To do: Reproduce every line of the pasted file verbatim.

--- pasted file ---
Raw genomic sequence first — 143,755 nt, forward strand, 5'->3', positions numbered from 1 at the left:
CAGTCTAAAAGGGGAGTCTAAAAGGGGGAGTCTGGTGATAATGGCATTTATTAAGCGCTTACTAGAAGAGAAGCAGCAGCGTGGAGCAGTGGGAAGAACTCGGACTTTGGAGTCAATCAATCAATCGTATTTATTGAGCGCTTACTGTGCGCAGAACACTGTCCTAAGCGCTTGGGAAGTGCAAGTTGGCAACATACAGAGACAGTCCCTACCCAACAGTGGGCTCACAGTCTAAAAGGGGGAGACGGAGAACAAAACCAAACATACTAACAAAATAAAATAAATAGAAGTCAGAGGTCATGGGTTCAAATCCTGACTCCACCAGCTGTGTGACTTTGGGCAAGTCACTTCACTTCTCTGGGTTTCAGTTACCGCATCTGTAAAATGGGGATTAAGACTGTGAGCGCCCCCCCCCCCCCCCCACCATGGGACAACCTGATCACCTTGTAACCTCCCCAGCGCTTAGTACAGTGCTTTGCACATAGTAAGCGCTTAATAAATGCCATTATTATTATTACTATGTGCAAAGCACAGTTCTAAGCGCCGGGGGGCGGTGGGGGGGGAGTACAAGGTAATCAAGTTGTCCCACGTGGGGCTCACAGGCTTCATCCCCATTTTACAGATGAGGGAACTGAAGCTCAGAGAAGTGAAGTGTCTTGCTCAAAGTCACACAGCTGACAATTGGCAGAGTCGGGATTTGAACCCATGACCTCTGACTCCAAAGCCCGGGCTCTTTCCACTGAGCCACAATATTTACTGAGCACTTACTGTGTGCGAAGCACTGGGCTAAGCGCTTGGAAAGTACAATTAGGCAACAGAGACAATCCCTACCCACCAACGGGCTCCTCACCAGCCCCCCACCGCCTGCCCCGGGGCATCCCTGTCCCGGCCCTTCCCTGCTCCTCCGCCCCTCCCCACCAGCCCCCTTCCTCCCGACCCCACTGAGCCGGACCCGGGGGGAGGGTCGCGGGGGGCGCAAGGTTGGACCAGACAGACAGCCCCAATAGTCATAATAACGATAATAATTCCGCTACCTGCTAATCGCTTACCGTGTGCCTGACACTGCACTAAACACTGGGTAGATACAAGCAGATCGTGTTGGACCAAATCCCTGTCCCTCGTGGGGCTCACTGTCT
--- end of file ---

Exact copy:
Raw genomic sequence first — 143,755 nt, forward strand, 5'->3', positions numbered from 1 at the left:
CAGTCTAAAAGGGGAGTCTAAAAGGGGGAGTCTGGTGATAATGGCATTTATTAAGCGCTTACTAGAAGAGAAGCAGCAGCGTGGAGCAGTGGGAAGAACTCGGACTTTGGAGTCAATCAATCAATCGTATTTATTGAGCGCTTACTGTGCGCAGAACACTGTCCTAAGCGCTTGGGAAGTGCAAGTTGGCAACATACAGAGACAGTCCCTACCCAACAGTGGGCTCACAGTCTAAAAGGGGGAGACGGAGAACAAAACCAAACATACTAACAAAATAAAATAAATAGAAGTCAGAGGTCATGGGTTCAAATCCTGACTCCACCAGCTGTGTGACTTTGGGCAAGTCACTTCACTTCTCTGGGTTTCAGTTACCGCATCTGTAAAATGGGGATTAAGACTGTGAGCGCCCCCCCCCCCCCCCCACCATGGGACAACCTGATCACCTTGTAACCTCCCCAGCGCTTAGTACAGTGCTTTGCACATAGTAAGCGCTTAATAAATGCCATTATTATTATTACTATGTGCAAAGCACAGTTCTAAGCGCCGGGGGGCGGTGGGGGGGGAGTACAAGGTAATCAAGTTGTCCCACGTGGGGCTCACAGGCTTCATCCCCATTTTACAGATGAGGGAACTGAAGCTCAGAGAAGTGAAGTGTCTTGCTCAAAGTCACACAGCTGACAATTGGCAGAGTCGGGATTTGAACCCATGACCTCTGACTCCAAAGCCCGGGCTCTTTCCACTGAGCCACAATATTTACTGAGCACTTACTGTGTGCGAAGCACTGGGCTAAGCGCTTGGAAAGTACAATTAGGCAACAGAGACAATCCCTACCCACCAACGGGCTCCTCACCAGCCCCCCACCGCCTGCCCCGGGGCATCCCTGTCCCGGCCCTTCCCTGCTCCTCCGCCCCTCCCCACCAGCCCCCTTCCTCCCGACCCCACTGAGCCGGACCCGGGGGGAGGGTCGCGGGGGGCGCAAGGTTGGACCAGACAGACAGCCCCAATAGTCATAATAACGATAATAATTCCGCTACCTGCTAATCGCTTACCGTGTGCCTGACACTGCACTAAACACTGGGTAGATACAAGCAGATCGTGTTGGACCAAATCCCTGTCCCTCGTGGGGCTCACTGTCT